Pirate vessel found in Suva harbour

Feature story - 24 October, 2006
UPDATED 29 October: The plot thickens! Here's a tip: When painting a new name on your blacklisted pirate fishing vessel, go someplace further than five minutes walking distance from a Greenpeace office.While on port watch duty, Greenpeace activist Josua Turaganivalu photographed a ship in Suva harbour going by the name of Mahkoia Abadi, but on closer inspection found it was really the Wen Teng No 688 - a known pirate fishing ship blacklisted under IATTC. Four days later, Josua noticed crew members painting a different name on the ship.

Crew of the fishing vessel changing its name from "Mahkoia Abadi". This ship is blacklisted by IATTC under the name, "Wen Teng No 688".

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The plot thickens on this suspect vessel berthed in Fiji's Suvaharbour. The ship came into the country under a Taiwanese flag andchanged to an Indonesian flag when it berthed at Suva. But, accordingto the Indonesian ambassador in Fiji, it is not an Indonesian ship. Theembassy is investigating and the ship is grounded until further notice.Says Greenpeace oceans campaigner, Nilesh Goundar, "Now that theIndonesian government has disclaimed the ship as one of its country'sfishing vessel, it is confirmation that it is a pirate ship."

Renaming, using false names, changing their flag state, and switching areas are all common tactics used by pirate fishing vessels to confuse authorities.

What's more, a second suspect fishing vessel, belonging to the same company, but not registered with the Fisheries Forum Agency, was docked next to the Wen Teng. Unregistered ships will sometimes fish anyway - transferring their catch to a registered ship, or a refrigerator ship, to avoid regulators.

Josua quickly notified the rest in the Greenpeace Suva office, we got the authorities involved, and the Wen Teng has been detained.

Rampant piracy

Illegal, unregulated and unreported fishing is rampant in this part of the world. Our ship, the Esperanza has spent the past weeks working with local authorities in two Pacific Island countries to hunt for pirate fishing vessels.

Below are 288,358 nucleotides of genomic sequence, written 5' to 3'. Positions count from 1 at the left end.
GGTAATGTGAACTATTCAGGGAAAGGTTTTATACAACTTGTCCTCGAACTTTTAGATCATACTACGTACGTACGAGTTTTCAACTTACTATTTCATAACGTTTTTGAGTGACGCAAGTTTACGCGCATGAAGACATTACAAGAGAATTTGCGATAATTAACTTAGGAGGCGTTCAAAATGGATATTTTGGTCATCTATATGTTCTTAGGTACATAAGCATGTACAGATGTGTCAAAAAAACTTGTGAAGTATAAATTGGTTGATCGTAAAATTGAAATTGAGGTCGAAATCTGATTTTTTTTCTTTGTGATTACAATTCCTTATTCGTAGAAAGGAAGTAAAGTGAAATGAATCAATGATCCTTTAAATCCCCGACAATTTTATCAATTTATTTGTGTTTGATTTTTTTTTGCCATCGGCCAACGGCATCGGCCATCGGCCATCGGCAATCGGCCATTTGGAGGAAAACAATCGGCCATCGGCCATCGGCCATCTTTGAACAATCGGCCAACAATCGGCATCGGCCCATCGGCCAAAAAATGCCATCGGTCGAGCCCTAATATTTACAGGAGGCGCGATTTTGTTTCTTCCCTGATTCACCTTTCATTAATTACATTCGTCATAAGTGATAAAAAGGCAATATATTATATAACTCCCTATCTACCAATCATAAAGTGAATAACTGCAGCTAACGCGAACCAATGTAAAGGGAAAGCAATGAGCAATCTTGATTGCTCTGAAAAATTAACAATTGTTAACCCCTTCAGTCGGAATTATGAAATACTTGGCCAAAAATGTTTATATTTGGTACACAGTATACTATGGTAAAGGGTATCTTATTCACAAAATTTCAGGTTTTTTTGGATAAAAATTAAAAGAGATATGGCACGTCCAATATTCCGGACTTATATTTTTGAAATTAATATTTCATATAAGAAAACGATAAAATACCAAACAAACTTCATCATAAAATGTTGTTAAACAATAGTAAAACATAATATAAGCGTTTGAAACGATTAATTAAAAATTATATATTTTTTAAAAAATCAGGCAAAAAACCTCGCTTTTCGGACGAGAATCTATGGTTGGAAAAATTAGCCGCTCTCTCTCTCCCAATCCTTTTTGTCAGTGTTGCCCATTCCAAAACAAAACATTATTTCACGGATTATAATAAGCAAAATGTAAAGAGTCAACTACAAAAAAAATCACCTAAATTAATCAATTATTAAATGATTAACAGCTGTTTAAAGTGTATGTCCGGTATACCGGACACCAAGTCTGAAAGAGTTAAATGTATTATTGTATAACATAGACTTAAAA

Inspectors from the Federated States of Micronesia and Kiribati and Greenpeace boarded vessels that were consistently failing to report through their vessel monitoring systems (VMS). Some had almost certainly been transhipping at sea, making it impossible to monitor or regulate the size of their catch.

Greenpeace campaigner Lagi Toribau, said while onboard the Esperanza, "Foreign fishing fleets take advantage of the Pacific's lack of resources in order to run amok. Kiribati has just one small patrol boat to cover over three million square miles. Pirate vessels are cheating Pacific Island people of income and food."

The real problem

Pirate fishing aggravates overfishing, which in the Pacific has led to two key tuna stocks Bigeye and Yellowfin being in serious trouble. Unless drastic action is taken to reduce fishing effort they could face commercial extinction within three years.

Nilesh Goundar co-ordinated the Pacific Island's leg of Defending Our Oceans.  He emphasizes that it is time flag states make greater efforts to deter and prevent pirate fishing on high seas registered to their flag. According to Nilesh, "The Flag of Convenience (FOC) system is very inexpensive and often a deliberate means for fishing vessels on the high seas to evade the rules and make enormous profits.  The oceans are being plundered and we must defend it to the hilt."

Read more about what the Esperanza discovered inthe Pacific.